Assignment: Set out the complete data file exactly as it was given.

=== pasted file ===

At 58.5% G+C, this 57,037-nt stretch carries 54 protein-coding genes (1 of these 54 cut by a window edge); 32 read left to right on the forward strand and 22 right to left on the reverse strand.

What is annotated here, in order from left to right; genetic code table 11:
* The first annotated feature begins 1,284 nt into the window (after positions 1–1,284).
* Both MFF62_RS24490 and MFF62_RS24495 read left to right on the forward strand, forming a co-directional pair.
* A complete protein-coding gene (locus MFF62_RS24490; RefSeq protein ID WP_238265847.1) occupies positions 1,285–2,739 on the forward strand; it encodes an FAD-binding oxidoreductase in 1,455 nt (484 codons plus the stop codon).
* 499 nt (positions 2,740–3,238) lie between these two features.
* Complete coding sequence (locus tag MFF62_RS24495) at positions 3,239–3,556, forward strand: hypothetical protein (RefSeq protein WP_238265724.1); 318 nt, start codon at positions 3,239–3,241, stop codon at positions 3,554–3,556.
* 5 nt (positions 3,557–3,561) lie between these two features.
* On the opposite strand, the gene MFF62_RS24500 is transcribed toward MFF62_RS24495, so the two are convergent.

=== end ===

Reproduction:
At 58.5% G+C, this 57,037-nt stretch carries 54 protein-coding genes (1 of these 54 cut by a window edge); 32 read left to right on the forward strand and 22 right to left on the reverse strand.

What is annotated here, in order from left to right; genetic code table 11:
* The first annotated feature begins 1,284 nt into the window (after positions 1–1,284).
* Both MFF62_RS24490 and MFF62_RS24495 read left to right on the forward strand, forming a co-directional pair.
* A complete protein-coding gene (locus MFF62_RS24490; RefSeq protein ID WP_238265847.1) occupies positions 1,285–2,739 on the forward strand; it encodes an FAD-binding oxidoreductase in 1,455 nt (484 codons plus the stop codon).
* 499 nt (positions 2,740–3,238) lie between these two features.
* Complete coding sequence (locus tag MFF62_RS24495) at positions 3,239–3,556, forward strand: hypothetical protein (RefSeq protein WP_238265724.1); 318 nt, start codon at positions 3,239–3,241, stop codon at positions 3,554–3,556.
* 5 nt (positions 3,557–3,561) lie between these two features.
* On the opposite strand, the gene MFF62_RS24500 is transcribed toward MFF62_RS24495, so the two are convergent.